Back in 2016, I was looking at covering a sphere in hexagons, and the way to do it was to take an isocahedron (20-sided polyhedron) and “inflate” it into a sphere. That can be covered in hexagons, plus 12 pentagons. I also explored covering the sphere in diamond tiles (inflating a cube), in square tiles (inflating a cube), and in voronoi polygons (starting from a fibonacci spiral). But one of the things I had pondered back in 2016 was inflating a tetrahedron, as it seemed like that would allow either triangle or square tiles.
So here’s a quick & dirty visualization of what it’d look like.
The grid lines all seem to line up properly, so that means we can have a square tile grid on a tetrahedron, I think. I need to unfold this to make sure.
There are two north triangles (green, purple) and two south triangles (yellow, pink). When moving north, you’ll walk on a north triangle, pass the north pole, which is an edge, and walk back on the other north triangle. Similarly, you’ll pass the south pole and end up on another triangle, but still on the square grid. Will there be issues at the corners? It’ll certainly be a little bit odd, because walking north then west will take you back to where you started.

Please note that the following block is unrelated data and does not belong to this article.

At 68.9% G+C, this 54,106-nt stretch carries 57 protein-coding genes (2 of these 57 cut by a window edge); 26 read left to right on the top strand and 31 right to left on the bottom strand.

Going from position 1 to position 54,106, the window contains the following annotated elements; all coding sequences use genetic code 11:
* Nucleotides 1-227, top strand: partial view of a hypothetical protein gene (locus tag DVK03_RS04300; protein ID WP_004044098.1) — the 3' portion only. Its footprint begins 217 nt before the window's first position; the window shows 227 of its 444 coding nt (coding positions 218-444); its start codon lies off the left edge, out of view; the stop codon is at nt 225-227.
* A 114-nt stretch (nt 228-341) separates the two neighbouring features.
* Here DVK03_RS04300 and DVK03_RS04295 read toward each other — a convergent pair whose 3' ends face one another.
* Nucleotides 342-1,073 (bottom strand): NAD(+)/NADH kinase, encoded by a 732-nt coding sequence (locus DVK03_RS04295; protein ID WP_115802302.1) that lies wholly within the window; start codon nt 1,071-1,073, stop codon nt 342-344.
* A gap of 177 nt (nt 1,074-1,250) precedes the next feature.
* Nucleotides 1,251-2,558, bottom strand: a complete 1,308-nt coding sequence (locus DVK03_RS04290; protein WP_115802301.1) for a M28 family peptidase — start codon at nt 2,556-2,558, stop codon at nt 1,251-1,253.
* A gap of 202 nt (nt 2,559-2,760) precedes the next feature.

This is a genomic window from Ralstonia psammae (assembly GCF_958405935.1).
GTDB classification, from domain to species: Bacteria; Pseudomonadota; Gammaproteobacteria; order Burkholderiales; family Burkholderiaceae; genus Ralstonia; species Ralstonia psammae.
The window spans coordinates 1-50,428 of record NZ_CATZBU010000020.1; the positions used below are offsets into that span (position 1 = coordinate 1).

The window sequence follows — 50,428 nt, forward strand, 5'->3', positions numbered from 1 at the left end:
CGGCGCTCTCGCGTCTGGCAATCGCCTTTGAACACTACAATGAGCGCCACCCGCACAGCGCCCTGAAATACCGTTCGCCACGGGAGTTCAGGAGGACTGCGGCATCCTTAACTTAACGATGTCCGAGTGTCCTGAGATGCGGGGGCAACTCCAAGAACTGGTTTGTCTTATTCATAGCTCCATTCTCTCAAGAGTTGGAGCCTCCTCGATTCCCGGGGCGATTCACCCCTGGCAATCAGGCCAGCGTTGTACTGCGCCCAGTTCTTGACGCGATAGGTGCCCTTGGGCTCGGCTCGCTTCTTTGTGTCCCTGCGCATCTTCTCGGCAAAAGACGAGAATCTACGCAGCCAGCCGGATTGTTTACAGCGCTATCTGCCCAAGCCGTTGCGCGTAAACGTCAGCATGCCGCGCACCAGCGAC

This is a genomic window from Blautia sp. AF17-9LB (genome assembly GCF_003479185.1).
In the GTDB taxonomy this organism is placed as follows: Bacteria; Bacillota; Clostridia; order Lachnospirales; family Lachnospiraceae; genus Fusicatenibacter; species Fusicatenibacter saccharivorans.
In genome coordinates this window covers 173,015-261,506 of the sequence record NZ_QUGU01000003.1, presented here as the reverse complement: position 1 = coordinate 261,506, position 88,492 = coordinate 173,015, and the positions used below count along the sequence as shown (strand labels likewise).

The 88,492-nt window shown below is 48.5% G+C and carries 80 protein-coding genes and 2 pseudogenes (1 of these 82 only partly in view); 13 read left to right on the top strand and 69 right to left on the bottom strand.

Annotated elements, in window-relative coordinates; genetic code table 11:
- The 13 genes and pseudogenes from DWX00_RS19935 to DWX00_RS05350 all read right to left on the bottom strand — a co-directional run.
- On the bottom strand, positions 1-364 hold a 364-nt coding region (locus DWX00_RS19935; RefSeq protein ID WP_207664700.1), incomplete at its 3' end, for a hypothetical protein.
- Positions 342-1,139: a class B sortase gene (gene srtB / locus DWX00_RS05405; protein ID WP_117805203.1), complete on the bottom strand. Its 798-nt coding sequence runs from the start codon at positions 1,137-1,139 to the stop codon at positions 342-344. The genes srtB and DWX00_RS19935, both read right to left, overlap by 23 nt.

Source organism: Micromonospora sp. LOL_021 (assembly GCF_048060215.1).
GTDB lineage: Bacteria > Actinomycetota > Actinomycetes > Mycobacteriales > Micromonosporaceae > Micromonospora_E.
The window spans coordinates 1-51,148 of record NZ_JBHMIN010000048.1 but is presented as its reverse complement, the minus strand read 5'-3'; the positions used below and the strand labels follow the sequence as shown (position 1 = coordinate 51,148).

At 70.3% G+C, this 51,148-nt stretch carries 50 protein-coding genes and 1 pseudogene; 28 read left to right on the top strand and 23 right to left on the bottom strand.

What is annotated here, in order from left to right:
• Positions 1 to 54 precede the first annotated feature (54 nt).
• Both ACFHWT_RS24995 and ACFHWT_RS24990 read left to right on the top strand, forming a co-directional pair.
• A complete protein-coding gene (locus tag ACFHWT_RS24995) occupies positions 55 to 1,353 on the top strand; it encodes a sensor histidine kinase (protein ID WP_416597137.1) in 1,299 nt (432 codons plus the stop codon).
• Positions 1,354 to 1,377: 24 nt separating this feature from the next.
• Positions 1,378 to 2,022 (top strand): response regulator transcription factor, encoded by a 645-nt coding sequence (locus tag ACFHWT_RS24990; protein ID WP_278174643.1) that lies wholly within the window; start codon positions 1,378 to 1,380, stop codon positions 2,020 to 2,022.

Inflating the tetrahedron shows that the distortions are severe at the four corners. That’s expected. The main advantage of the tetrahedron is that the tile map can be stored in a single 2d array:
- Left/right wraparound is simple: set x = x % 2.
- Top/bottom wraparound is relatively simple too: set x = 2-x and leave y alone, and flip the player’s camera to point south instead of north or vice versa. Moving up from triangle 1 leads to triangle 3 and vice versa; moving down from triangle 0 leads to triangle 2 and vice versa.
I don’t know if I’ll use this for anything but it was fun to explore.